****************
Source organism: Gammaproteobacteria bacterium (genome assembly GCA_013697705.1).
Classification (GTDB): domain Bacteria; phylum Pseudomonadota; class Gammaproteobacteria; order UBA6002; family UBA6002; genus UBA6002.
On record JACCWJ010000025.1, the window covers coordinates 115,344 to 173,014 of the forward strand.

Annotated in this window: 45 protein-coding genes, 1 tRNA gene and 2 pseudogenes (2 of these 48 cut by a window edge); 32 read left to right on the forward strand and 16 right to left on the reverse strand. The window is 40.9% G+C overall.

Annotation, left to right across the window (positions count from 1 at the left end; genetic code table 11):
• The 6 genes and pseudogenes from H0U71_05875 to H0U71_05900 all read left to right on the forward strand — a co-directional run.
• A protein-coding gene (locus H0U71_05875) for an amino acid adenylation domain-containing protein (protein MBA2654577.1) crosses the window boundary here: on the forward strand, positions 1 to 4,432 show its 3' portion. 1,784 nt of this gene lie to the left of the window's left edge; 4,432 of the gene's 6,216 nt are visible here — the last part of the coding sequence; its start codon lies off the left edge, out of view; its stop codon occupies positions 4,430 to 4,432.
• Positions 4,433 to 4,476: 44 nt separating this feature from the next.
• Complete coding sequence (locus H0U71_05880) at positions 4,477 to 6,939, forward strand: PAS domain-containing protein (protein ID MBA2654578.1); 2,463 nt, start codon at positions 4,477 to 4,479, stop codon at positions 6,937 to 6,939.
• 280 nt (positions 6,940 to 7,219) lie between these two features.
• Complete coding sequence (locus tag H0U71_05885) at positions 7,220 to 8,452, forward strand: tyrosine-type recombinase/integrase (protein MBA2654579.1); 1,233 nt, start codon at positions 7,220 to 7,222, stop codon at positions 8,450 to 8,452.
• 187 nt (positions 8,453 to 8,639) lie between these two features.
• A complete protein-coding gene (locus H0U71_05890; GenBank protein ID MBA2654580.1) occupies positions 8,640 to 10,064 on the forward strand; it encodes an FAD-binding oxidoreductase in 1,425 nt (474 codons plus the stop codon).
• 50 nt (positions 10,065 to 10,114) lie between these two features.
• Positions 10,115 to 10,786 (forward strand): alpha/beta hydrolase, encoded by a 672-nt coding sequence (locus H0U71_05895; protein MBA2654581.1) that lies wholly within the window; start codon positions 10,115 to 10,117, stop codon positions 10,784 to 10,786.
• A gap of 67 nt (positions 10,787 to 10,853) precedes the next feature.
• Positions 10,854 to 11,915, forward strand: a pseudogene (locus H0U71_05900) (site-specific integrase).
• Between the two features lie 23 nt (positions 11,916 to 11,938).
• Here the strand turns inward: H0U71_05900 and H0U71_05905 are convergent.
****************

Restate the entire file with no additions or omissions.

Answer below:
Source organism: Gammaproteobacteria bacterium (genome assembly GCA_013697705.1).
Classification (GTDB): domain Bacteria; phylum Pseudomonadota; class Gammaproteobacteria; order UBA6002; family UBA6002; genus UBA6002.
On record JACCWJ010000025.1, the window covers coordinates 115,344 to 173,014 of the forward strand.

Annotated in this window: 45 protein-coding genes, 1 tRNA gene and 2 pseudogenes (2 of these 48 cut by a window edge); 32 read left to right on the forward strand and 16 right to left on the reverse strand. The window is 40.9% G+C overall.

Annotation, left to right across the window (positions count from 1 at the left end; genetic code table 11):
• The 6 genes and pseudogenes from H0U71_05875 to H0U71_05900 all read left to right on the forward strand — a co-directional run.
• A protein-coding gene (locus H0U71_05875) for an amino acid adenylation domain-containing protein (protein MBA2654577.1) crosses the window boundary here: on the forward strand, positions 1 to 4,432 show its 3' portion. 1,784 nt of this gene lie to the left of the window's left edge; 4,432 of the gene's 6,216 nt are visible here — the last part of the coding sequence; its start codon lies off the left edge, out of view; its stop codon occupies positions 4,430 to 4,432.
• Positions 4,433 to 4,476: 44 nt separating this feature from the next.
• Complete coding sequence (locus H0U71_05880) at positions 4,477 to 6,939, forward strand: PAS domain-containing protein (protein ID MBA2654578.1); 2,463 nt, start codon at positions 4,477 to 4,479, stop codon at positions 6,937 to 6,939.
• 280 nt (positions 6,940 to 7,219) lie between these two features.
• Complete coding sequence (locus tag H0U71_05885) at positions 7,220 to 8,452, forward strand: tyrosine-type recombinase/integrase (protein MBA2654579.1); 1,233 nt, start codon at positions 7,220 to 7,222, stop codon at positions 8,450 to 8,452.
• 187 nt (positions 8,453 to 8,639) lie between these two features.
• A complete protein-coding gene (locus H0U71_05890; GenBank protein ID MBA2654580.1) occupies positions 8,640 to 10,064 on the forward strand; it encodes an FAD-binding oxidoreductase in 1,425 nt (474 codons plus the stop codon).
• 50 nt (positions 10,065 to 10,114) lie between these two features.
• Positions 10,115 to 10,786 (forward strand): alpha/beta hydrolase, encoded by a 672-nt coding sequence (locus H0U71_05895; protein MBA2654581.1) that lies wholly within the window; start codon positions 10,115 to 10,117, stop codon positions 10,784 to 10,786.
• A gap of 67 nt (positions 10,787 to 10,853) precedes the next feature.
• Positions 10,854 to 11,915, forward strand: a pseudogene (locus H0U71_05900) (site-specific integrase).
• Between the two features lie 23 nt (positions 11,916 to 11,938).
• Here the strand turns inward: H0U71_05900 and H0U71_05905 are convergent.